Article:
Angie Kallas knows what we’re thinking, but she’s no therapist.

The 31-year-old is a greeting card designer whose irreverent and rapidly growing Muddy Mouth card line expresses our darker thoughts, lightened up with sunny artwork and loads of humor. Kallas grew up in a sports-obsessed family in Eden Prairie — her father is a high school football referee — but she felt more at home with, well, felt, and beads and clay “and any crafty thing” that her mom would pull off shelves as a day care provider. Kallas works full-time as a trainer for the retailer franchiser Winmark and shares a home in New Hope with her fiancé, John McGuire. But greeting cards are her thing.

Here, she dishes about the creative process, vasectomy humor and how her mom feels about her liberal use of the F word.

 

Q: Your cards trash Santa, celebrate vasectomies and include a collection of swear words rivaling a Quentin Tarantino film. Is it safe to say you’re not pining for a job at Hallmark?

A: Hallmark couldn’t handle my muddy mouth.

 

Q: Top sellers?

A: Birthday, wedding, baby and, right now, Christmas and Hanukkah. The most searched words for cards currently are “inappropriate,” “Jew” and “gay.” It’s so ridiculous, but there’s not a lot out there for them. The same for vasectomy cards. Huge demand and nothing out there.

 

Q: Where do you get your ideas?

A: I think of a theme first. Then, I think, what’s funny that I can say about it? I keep a running list on my phone. Somebody says a word and it spurs an idea for me, like “We hope you fail,” and “Spread Joy, Not Herpes.” I also have a lot of single girlfriends so, for example, I did a Tinder card that was pretty mild. It says, “If I saw you on Tinder, I’d definitely swipe right.”

 

Q: Sweet. But you’re a little rough on Santa, calling him, among words we can publish, “fat and judgmental.” Are you concerned you might find coal in your stocking?

A: I can handle whatever Santa has in store for me. Bring it on!

 

Q: What part of the gene pool produced your sassy edge?

A: My paternal grandmother. She’ll drop a curse word or a dirty joke. She thinks my cards are hysterical. My parents don’t curse and, growing up, we had a swear jar. So they’ll ask, ‘Do you have to put an F word on that?’ Um, yes. I put it on half the cards. They always sell. It’s crazy what society wants now. My parents tell me they’re really proud — and a little embarrassed.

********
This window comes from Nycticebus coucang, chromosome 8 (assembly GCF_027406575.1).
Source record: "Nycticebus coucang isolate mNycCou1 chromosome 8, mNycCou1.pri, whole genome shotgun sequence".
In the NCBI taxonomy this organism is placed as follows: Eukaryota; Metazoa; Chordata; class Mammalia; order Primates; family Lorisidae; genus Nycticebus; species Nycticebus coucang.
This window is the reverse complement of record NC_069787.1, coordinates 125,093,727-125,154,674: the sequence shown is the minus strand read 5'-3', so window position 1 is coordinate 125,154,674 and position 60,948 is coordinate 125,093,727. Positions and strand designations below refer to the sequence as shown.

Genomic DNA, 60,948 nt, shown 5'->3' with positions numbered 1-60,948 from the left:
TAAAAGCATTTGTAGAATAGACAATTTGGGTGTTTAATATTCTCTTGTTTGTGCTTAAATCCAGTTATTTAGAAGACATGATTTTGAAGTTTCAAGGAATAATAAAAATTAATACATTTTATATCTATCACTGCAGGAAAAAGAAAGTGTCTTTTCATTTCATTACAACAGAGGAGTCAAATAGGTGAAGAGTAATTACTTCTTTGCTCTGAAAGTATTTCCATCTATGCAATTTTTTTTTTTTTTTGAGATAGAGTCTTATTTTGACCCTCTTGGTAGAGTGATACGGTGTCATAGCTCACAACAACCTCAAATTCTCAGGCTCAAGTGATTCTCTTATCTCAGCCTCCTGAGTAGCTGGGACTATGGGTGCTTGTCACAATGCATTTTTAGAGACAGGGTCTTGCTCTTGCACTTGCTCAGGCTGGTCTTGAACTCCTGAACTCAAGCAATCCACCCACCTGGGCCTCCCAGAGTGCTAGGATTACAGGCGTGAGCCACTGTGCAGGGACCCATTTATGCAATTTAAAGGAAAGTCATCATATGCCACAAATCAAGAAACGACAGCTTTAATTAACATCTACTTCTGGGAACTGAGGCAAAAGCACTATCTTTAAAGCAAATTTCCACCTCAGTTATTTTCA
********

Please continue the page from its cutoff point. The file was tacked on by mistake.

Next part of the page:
Q: What inspired your company’s name, Muddy Mouth?

A: I wanted Dirty Mouth or Dirty Girl, but again I was thinking about my mom. This is a watered-down version. Now my mom calls me the Muddy Mouth girl.

 

Q: Were you always a crafty kid?

A: In seventh grade, I got my first scrapbook, with stamps and stickers. I’ve been obsessed since.

 

Q: Training?

A: I started college at Iowa State University as a design major, then transferred to the University of Minnesota. I wanted to be a scrapbooker, but they told me that wasn’t a job. So I went into early childhood education. But then I got a job at Archiver’s, where I designed pages and greeting cards for 11 ½ years. I’d try to sneak things in like, “Thinking of You — But Not In A Creepy Way.”

When I left, I started an etsy page (etsy.com/shop/MuddyMouthCards) and people started reaching out. Now I sell my cards, priced at $5 each, at Twin Cities shops including Digs, Grace & Co., I Like You, and Urban Cottage. They’re in San Diego, Portland and Denver, too.

 

Q: Do you make each card by hand?

A: Yes. I design them and write the copy. I have one employee, Karla Ruhr, who cuts, folds and stuffs them into envelopes. I have high quality standards and she meets them.

 

Q: How many cards have you created?

A: Close to 20,000. I sell an average of 250 a week, but close to 400 a week with the holidays in full swing. I keep a stockpile of about 3,000 of the bestsellers at my house. Cards have taken over our house.

 

Q: Who’s your target audience?

A: Anyone with a sense of humor. Both men and women will stop by our booth when we have shows and read the cards to each other and just laugh. It’s the best. Not ideal for kids, but I can’t say I haven’t had a high schooler or two buy one.

 

Q: What themes might you tackle next?

A: Going to jail. Getting your stuff stolen. Plastic surgery. I even get requests for cards about colon and brain cancer. And there was the boob-job request that came in on my etsy site. Now that one sells.

 

gail.rosenblum@startribune.com

612-673-7350

Follow Gail on Twitter: @grosenblum